Amazon. Apple. Macy’s. Zappos. Google. I am a sucker for these brands.

the right talentMy Apple gadgets keep my kids busy, while I read a book purchased through Amazon.com the day before. This winter, Zappos saved me as my son grew out of three pairs of shoes over the last six months – yes, three! And thanks to Macy’s, I was able to buy that “I must have it” shirt for my 10-year-old daughter. But let’s not forget Google – homework night wouldn’t be the same without it.

Each of these brands is at the top of their game – and it’s not just their slick marketing that is making it happen. Apple competes on its ability to engineer and innovate. Amazon.com understands technology better and executes faster than anyone in the industry. Macy’s and Zappos know their customers very well and deliver incredible customer service. Google leads its market because it simply out-engineers its competition.

None of this would be possible without the right talent. But according to a recent study by Josh Bersin, Principal and Founder of Bersin by Deloitte:

“The challenge goes beyond finding and building skills – it is now a war for deep specialization. Businesses usually win when they have deeper specialization and deeper skills than their competitors.”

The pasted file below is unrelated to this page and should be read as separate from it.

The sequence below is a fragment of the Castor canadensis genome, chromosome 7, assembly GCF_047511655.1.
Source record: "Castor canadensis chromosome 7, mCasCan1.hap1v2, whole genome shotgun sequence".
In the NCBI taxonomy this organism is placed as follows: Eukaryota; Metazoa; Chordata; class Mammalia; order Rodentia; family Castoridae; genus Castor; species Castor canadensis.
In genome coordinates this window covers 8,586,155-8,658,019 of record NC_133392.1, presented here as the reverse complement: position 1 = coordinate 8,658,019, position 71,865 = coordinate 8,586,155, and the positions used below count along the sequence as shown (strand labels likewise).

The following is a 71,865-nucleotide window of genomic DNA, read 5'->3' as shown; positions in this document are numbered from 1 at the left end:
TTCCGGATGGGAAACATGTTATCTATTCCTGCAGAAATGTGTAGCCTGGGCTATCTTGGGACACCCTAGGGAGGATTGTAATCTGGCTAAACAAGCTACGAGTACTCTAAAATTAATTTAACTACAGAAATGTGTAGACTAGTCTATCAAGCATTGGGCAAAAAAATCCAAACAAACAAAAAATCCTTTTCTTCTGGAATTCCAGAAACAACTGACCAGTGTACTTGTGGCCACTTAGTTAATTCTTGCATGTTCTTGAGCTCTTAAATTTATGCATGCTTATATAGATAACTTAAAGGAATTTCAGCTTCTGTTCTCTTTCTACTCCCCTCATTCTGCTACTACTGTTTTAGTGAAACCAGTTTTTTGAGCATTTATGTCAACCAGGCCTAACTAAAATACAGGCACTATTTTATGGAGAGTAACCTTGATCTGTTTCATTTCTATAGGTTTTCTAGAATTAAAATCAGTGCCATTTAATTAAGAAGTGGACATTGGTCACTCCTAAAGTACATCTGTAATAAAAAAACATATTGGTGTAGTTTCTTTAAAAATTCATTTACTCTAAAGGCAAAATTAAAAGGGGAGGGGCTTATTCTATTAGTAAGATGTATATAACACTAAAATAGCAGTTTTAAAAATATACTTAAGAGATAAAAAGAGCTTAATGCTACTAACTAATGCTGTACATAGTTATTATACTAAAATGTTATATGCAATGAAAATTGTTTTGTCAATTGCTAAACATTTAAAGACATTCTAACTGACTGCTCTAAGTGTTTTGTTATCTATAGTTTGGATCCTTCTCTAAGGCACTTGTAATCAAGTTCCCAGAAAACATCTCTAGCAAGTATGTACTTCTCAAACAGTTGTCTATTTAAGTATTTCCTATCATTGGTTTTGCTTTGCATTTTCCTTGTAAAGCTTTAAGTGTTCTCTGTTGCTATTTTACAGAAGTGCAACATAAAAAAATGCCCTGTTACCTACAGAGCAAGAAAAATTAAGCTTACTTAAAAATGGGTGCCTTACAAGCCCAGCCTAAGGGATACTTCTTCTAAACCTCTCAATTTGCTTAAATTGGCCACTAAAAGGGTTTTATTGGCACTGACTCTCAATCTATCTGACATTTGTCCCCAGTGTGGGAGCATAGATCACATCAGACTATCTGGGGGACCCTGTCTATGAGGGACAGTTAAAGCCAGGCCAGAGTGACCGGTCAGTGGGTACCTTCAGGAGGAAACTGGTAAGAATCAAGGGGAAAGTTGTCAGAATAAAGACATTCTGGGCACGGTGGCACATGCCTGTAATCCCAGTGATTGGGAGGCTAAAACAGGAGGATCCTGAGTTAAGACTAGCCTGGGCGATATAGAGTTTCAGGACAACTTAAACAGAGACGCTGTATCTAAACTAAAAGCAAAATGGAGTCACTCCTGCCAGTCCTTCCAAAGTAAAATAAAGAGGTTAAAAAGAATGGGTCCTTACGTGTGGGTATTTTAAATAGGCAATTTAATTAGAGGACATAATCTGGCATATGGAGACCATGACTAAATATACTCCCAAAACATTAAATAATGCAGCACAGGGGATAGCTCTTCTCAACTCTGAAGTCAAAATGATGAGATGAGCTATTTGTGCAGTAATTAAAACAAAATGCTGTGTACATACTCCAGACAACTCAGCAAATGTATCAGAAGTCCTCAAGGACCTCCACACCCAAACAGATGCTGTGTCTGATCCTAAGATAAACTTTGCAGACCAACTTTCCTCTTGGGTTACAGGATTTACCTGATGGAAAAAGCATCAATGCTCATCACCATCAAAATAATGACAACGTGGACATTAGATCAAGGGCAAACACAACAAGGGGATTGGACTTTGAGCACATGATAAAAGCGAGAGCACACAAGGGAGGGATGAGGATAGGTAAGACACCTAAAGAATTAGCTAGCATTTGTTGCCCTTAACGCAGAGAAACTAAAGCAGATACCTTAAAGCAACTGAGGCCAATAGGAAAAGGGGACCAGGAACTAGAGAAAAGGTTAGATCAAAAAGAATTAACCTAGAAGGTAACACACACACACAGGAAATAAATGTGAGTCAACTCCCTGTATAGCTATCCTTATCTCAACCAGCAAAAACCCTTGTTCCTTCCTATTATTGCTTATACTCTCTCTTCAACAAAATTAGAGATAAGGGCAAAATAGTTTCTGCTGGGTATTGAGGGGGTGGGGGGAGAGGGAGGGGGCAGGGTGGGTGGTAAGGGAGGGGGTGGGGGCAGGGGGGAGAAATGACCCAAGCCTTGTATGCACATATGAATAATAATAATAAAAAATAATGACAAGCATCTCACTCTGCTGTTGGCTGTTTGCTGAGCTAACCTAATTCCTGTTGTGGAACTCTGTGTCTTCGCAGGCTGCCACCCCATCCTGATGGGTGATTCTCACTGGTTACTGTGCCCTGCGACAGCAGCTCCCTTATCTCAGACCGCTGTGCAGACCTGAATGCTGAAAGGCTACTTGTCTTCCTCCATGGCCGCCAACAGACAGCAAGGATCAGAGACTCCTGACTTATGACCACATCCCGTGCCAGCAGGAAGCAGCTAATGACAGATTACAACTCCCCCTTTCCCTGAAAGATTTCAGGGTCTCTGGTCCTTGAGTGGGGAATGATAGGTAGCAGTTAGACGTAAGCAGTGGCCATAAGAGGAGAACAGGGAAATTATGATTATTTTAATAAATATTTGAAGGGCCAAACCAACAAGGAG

And leading brands like Amazon, Apple, Macy’s, Zappos, and Google are able to overcome that obstacle.

The competition for skilled talent is nothing new – but the approach is

Not too long ago, the talent search usually targeted a certain local market or geography. But thanks to the Internet, fluctuating unemployment rates worldwide, a growing educated middle class in developing countries, and countries with corporation-friendly laws, the skills market has become globally integrated.

And part of the reason why some companies routinely outperform their competition is that they know where to find deeply skilled talent. While this seems like a competitive advantage, it also represents a threat because competitors are looking for them too.

This is where the other part of the talent strategy comes to play – a strong local employment brand, a locally relevant work environment, and a value proposition that works in that market. That’s right. For a global talent search to be successful, companies must think locally – reflecting each region’s specific cultural and business practices and employment laws.

Get ready to expand your search for the right talent

So what do you think? Are you ready to fill your workforce gaps by taking your talent search worldwide? If you follow the likes of Amazon, Apple, Macy’s, Zappos, and Google, you will be in great company with today’s – and possibly tomorrow’s – market leaders.

To learn more about emerging trends in HR around the world, download a free copy of the Bersin study Predictions for 2014: Building a Strong Talent Pipeline for the Global Economic Recovery (registration required).